Avanto and the Löyly sauna in Helsinki

Marc Goodwin,

Sport & Wellness, Ville,



Avanto Architects Ltd of Ville Hara and Anu Puustinen, with interior designer Joanna Laajisto have designed Löyly, a large public sauna in the Hernesaari district of Helsinki.

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Avanto and the Löyly sauna in Helsinki Avanto Architects Ltd of Ville Hara and Anu Puustinen, with interior designer Joanna Laajisto have designed Löyly, a large public sauna in the Hernesaari district of Helsinki. Saunas are not just something healthy or hygienic to the Finns, they are a true ritual. 

You realise how much a part of the Finnish culture and national identity saunas are when you look at the numbers: there are only 5.4 million Finns but 3.3 million saunas. In recent years, new apartments have included saunas of their own, leading to a dramatic drop in the number of public saunas that used to be community meeting and sharing places, a bit like the city squares in countries with a milder climate.

With the increasing awareness of the importance of these structures in instilling a sense of community, in 2011 the city of Helsinki appointed Avanto Architects Ltd of Ville Hara and Anu Puustinen (Villa Lumi, Four-cornered Villa) to design a public sauna as part of the redevelopment of the former industrial area of Hernesaari.

After their first two attempts were set aside, Avanto presented an architectural structure that is as simple as it is brilliant - a rectangular black box covered in a a kind of wooden cloak made of heat-treated pine. As decorative as it may be, this skin - which will turn grey as time passes, making it look more and more like a rocky outcrop on the Helsinki shoreline, just 2 km from the city centre, so easy to get to - actually has a practical purpose. Its sculptural pattern creates small, intimate landings where you can sit and relax, and the slats keep the large glazed surfaces private and protects them from the sun. The facade created with about 4000 CNC machined planks is also structured to form steps that lead to the roof and scenic terraces. Basically, the building is like a big outdoor auditorium for the future marine sports centre's activities.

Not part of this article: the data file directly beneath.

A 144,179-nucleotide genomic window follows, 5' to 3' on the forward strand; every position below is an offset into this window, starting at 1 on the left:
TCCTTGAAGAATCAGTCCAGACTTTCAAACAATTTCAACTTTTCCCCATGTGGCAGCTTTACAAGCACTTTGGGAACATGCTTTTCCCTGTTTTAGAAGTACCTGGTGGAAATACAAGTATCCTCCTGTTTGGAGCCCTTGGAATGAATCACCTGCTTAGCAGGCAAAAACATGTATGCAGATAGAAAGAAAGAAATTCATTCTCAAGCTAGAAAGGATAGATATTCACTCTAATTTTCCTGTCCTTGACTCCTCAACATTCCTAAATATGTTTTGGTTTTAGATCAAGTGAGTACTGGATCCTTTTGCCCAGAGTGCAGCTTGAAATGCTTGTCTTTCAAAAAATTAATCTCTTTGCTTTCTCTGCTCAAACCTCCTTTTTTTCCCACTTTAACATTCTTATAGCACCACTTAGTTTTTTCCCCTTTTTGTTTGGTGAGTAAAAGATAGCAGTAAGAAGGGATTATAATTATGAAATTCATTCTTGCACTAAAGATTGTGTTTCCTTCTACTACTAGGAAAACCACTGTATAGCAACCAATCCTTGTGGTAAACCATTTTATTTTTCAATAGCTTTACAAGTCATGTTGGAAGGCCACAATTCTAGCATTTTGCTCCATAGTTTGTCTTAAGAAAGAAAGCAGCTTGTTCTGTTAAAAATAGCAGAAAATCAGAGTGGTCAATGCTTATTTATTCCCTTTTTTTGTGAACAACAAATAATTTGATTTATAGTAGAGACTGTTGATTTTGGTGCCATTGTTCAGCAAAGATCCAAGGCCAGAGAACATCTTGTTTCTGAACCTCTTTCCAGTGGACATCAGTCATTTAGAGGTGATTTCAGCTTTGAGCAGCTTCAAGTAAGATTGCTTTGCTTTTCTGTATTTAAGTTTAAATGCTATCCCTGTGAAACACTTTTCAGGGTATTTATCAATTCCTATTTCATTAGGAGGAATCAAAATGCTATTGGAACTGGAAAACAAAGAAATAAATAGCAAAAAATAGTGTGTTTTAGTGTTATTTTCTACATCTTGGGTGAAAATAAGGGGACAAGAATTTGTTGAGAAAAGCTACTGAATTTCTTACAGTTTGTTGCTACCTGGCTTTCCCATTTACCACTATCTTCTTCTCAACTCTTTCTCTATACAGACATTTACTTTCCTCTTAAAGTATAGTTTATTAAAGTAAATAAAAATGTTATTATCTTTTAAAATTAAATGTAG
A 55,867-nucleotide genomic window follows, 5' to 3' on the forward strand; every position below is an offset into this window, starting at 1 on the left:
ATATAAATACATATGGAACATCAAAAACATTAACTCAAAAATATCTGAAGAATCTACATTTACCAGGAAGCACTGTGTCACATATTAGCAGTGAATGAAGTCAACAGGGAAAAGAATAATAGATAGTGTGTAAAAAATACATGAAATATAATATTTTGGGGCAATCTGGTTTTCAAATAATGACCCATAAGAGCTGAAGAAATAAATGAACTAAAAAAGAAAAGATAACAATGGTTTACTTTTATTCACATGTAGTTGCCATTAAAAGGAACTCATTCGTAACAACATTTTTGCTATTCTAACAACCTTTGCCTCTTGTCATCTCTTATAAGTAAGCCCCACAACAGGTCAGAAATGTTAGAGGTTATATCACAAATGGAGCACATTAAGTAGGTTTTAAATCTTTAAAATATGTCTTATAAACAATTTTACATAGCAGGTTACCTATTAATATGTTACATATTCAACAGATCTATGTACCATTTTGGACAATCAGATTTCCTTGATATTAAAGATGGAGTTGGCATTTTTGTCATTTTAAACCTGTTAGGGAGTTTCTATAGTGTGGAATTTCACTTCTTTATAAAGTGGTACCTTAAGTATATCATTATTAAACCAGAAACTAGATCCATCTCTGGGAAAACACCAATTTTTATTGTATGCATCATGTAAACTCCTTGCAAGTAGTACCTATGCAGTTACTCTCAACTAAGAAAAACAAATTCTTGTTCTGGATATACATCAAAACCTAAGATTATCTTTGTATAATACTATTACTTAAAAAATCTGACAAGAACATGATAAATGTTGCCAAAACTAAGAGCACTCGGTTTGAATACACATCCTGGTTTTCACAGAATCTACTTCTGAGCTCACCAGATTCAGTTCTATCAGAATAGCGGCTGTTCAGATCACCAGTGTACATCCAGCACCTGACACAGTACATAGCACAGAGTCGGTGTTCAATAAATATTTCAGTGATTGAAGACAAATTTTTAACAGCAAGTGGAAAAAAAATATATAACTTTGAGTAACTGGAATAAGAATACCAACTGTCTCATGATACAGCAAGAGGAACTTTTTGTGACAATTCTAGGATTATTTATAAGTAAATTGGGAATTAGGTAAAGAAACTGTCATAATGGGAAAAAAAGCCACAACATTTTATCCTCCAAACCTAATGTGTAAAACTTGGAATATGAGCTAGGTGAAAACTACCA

Löyly (meaning the steam that comes when you throw water on hot stones in a sauna) consists of two parts: public saunas and restaurant. The interior architecture of the restaurant and the Sauna Lounge are by Joanna Laajisto Creative Studio who used what the architects call a “soft minimalism” approach. The materials really stand out in these streamlined, inviting spaces: black concrete, blackened steel and wool, and light Scandinavian birch wood made from the leftovers of the plywood industry, pressed, glued and slightly heat treated. 

Sustainability is the recurring theme of the project. The sauna is actually the first FSC-certified building in Finland and second in Scandinavia. Sustainable water and wind power is used to heat the building (the saunas are heated traditionally, with wood) and the restaurant serves organic food.

So, if you're visiting Helsinki, a visit to Löyly is a must to dive into the culture of Finland that does the body and the soul a world of good.

Christiane Bürklein

Architects Avanto Architects Ltd / Ville Hara and Anu Puustinen, Architects SAFA
Assistants Antti Westerlund, architect SAFA, Hiroko Mori, architect, Laura Nenonen, student of Architecture, Xiaowen Xu, student of Architecture
Interior architect Joanna Laajisto Creative Studio / Joanna Laajisto
(restaurant, terrace  furniture, sauna lounge interior design)
Structural design Ramboll Finland Oy / Hans Wilkman, Teemu Nyyssönen
Marine structures Ramboll Finland Oy / Juha Kärkkäinen
Steel Structural Design SS-Teracon Oy / Reijo Kytömäki, Ville Korkiamäki
Glass structures: Lasifakta Oy / Tahvo Sutela
HVAC-designer : Optiplan Oy / Evgeny Nikolski, Aleksei Lätti
Electric Design Optiplan Oy / Jari Muunoja
Location: Helsiniki, Finland
Year: 2016
Photographers: kuvio.com / Anders Portman and Martin Sommerschield, Marc Goodwin, Archmospheres


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